Image credit: NASA / ESA and R. Sahai.

Take a closer look in there; that’s not a series of concentric spheres/circles, those are really spirals!

With an 800-year period estimated for this binary system, you can literally count the age of the preplanetary nebula by counting the rings in the spiral structure! In a few thousand years, all of this dusty structure will be gone, and all we’ll be left with is a plain, ionized planetary nebula, with a white dwarf at the center. But for right now, you’re looking at the last living stages of what was once a Sun-like star, ending its Red Giant phase and becoming a planetary nebula.

Welcome to your Universe, where it provides you with snapshots of the transition in action!

Comments

  1. #1 Don
    April 24, 2012

    “What will the death of our Sun be like?”

    I don’t know but two things are clear.

    Humans are causing the Sun to use its fuel at an accelerated rate.

    Because of this, there should be a Sunshine tax.

    Then, the world will be safe again.

  2. #2 Ted Keer
    April 24, 2012

    As usual, a wonderful post. I am always happy when I click the link at RCS to see the Wolverine avatar–I know it will be a good one.

    One slight cavil though. I am fairly sure you meant to say “a star the size of ours” and not “a star our size.”

  3. #3 Lotharloo
    April 24, 2012

    @Don:

    When morons lose an argument, they resort to strawmans. Well done.

  4. #4 janvones
    April 24, 2012

    Wow, Lotharloo. While Don’s comment was quite funny, you resort to name calling and can’t even get the plural strawmen correct? Think you’ve identified the wrong person here as the loser.

  5. #5 Charles Sotol
    April 24, 2012

    @janvones the correct term is straw women! let’s be inclusive!

    great article. very cool, indeed!

  6. #6 janvones
    April 24, 2012

    No, the feminine of straw man is inflatable woman, lol.

    But yes, a great article, and I wish Ethan were doing the remake of Cosmos, rather than that gasbag, whatsisname.

  7. #7 Kaleberg
    April 25, 2012

    Didn’t some old star catalog, perhaps the Almagest, list Sirius as a red star? I’ve heard a number of theories about this including one that at some point in historical times Sirius was actually red. That’s probably bogus, but food for thought. Maybe we’ve already caught such a transition?

  8. #8 Mrs. Vaughn
    April 25, 2012

    I just began my astronomy unit for my 8th graders, bravo on the timing of your post. Students have so many questions about our sun, and here you put a bunch of answers in something they love to read…a blog! Even if it is a science blog.

  9. #9 Chelle
    April 25, 2012

    It’s like a dead person, that bloats, when it isn’t kept cool/fresh … Solid organic materials decompose into gasses such as hydrogen sulphide, carbon dioxide, and methane; and the volume of the body starts to blow up. As the pressure of the gases within the body increases, fluids are forced to escape from natural orifices, in the back and the front, see what I mean >:o)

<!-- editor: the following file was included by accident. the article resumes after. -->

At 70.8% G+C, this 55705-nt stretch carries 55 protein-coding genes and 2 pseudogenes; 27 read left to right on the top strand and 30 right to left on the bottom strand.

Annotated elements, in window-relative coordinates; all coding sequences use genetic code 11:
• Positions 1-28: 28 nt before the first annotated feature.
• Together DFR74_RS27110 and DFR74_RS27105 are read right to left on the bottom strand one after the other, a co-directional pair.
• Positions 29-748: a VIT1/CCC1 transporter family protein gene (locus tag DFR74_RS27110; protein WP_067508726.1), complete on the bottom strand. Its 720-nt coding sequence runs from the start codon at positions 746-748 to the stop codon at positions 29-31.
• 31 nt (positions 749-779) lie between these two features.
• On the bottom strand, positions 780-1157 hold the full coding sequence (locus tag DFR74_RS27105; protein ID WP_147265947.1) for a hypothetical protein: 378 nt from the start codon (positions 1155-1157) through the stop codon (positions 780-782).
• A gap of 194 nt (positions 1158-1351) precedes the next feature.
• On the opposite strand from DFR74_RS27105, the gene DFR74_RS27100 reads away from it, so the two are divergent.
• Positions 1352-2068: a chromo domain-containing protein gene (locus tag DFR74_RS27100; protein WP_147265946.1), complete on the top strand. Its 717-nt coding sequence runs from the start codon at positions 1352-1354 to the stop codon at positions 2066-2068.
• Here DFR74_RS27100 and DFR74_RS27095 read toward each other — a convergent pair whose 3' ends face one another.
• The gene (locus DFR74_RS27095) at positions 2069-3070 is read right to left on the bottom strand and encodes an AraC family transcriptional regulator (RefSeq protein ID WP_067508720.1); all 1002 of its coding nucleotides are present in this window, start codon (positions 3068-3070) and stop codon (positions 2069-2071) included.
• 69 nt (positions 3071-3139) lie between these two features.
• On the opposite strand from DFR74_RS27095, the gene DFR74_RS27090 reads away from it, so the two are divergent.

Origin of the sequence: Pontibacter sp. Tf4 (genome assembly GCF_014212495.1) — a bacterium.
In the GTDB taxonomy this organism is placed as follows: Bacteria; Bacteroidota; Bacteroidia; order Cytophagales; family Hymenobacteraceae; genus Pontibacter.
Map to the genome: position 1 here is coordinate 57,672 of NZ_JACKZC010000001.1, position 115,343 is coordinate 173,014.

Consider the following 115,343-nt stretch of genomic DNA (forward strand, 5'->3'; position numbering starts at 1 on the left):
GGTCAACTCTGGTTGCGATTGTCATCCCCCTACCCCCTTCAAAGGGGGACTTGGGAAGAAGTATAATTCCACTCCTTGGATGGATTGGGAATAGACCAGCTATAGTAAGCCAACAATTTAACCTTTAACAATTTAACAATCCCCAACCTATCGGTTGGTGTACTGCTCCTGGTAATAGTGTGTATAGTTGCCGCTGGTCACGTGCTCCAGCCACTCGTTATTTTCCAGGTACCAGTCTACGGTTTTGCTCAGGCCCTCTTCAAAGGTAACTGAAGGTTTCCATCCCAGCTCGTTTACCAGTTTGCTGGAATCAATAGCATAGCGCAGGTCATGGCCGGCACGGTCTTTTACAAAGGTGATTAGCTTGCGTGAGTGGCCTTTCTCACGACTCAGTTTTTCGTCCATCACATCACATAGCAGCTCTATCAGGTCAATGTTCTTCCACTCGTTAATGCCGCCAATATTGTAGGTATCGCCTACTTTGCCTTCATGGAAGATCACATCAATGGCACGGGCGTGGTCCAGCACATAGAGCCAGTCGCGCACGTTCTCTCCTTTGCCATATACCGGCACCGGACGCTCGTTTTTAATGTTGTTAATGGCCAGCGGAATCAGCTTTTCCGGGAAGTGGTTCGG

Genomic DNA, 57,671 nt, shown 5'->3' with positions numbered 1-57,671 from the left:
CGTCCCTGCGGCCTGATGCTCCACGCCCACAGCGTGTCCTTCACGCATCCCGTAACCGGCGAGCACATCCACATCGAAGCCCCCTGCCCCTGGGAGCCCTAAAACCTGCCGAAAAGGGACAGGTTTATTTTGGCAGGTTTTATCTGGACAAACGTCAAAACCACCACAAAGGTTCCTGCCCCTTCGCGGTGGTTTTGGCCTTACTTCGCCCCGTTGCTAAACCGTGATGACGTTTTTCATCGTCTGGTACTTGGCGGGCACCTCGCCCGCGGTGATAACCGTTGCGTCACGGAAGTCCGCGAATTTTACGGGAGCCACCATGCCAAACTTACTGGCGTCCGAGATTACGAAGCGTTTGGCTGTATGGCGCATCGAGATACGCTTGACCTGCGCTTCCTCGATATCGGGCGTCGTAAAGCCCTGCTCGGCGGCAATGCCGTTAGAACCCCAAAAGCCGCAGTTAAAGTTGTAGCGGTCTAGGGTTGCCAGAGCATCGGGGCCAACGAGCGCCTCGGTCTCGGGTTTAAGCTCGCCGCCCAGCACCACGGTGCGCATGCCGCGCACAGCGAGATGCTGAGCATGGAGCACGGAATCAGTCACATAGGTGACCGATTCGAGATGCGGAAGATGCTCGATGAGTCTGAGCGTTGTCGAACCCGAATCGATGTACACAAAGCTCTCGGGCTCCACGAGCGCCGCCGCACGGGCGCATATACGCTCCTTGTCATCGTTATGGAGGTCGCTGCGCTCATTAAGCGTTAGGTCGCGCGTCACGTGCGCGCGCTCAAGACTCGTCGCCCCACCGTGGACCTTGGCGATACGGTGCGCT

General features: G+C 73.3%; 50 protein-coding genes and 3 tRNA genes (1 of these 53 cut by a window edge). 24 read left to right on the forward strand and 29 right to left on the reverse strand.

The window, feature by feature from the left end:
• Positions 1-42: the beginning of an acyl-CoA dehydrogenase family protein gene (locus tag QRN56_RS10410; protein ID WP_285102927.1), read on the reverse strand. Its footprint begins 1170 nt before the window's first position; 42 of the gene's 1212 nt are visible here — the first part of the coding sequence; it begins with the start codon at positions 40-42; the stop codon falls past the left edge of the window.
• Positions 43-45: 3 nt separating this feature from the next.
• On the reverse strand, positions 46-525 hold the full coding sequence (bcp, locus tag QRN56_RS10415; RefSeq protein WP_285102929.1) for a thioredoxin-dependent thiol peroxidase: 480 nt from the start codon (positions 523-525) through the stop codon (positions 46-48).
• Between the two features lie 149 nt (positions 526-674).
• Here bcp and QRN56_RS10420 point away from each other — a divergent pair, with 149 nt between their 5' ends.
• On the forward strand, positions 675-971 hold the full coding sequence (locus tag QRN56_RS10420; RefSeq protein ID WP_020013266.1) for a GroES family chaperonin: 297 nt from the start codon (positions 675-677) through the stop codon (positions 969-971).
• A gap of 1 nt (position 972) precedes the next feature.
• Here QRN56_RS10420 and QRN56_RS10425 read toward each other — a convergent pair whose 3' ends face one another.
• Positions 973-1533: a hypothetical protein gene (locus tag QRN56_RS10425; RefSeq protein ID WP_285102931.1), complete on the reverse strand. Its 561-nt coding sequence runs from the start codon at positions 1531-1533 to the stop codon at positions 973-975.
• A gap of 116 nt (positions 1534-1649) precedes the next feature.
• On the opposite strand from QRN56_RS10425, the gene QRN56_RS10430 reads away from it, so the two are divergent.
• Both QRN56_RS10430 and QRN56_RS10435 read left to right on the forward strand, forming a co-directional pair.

10. #10 rick king
    April 25, 2012

    Another epic post, love it!

  11. #11 Wow
    April 30, 2012

    “While Don’s comment was quite funny”

    Nope, it was just another libertarian diatribe about taxes because this denier thought this would be about fossil fuels and wanted, REALLY wanted, to get their screed about how The Free Market Will Ensure Fuel And Prosperity For All; and, when this wasn’t possible, gave out the knee-jerk jerk that all libertarians HAVE to do when they have nothing else to say.

    So, no, it wasn’t funny at all. It was tired, stale, and a pointless waste of electrons.

    But you had to defend a fellow.

  12. #12 Robert M
    May 1, 2012

    @Wow

    Perhaps then you would like to explain the recent studies which attribute the bulk of global temperature increase to an increase in solar radiation, an external source, rather than simple bipeds burning the carbon that was already here?
    Perhaps you would like to address the recent findings that seem to confirm the abiotic oil theory?
    You can use google for this homework.

    If either theory proves true, the absolute only thing we have to lose is billions of spending on green power sources with less efficiency than fossil fuels we already have.
    And let’s face it, if enviros really wanted green energy, they’d be ceaselessly advocating the only proven, safe, and affordable source of green energy which we’ve already been utilizing for decades…nuclear power.

    Not sure if I’d call myself a Libertarian (Ron Paul’s crazyness has permanently tarnished that label), but I am a Realitytarian.

  13. #13 Wow
    May 2, 2012

    “Perhaps then you would like to explain the recent studies which attribute the bulk of global temperature increase to an increase in solar radiation”

    Yes, gladly.

    They have it wrong. Sun has been reducing output and the temperature trend is upward whilst the sun’s output is down.

    You may be considering the studies from a while ago that agree with the IPCC that most of the pre-1950′s warming was from the sun, but that leaves most of the warming since pre-industrial climate means mostly post 1970 being due to human activities.

    Maybe you could use Google to do your homework:

    http://www.skepticalscience.com/solar-activity-sunspots-global-warming.htm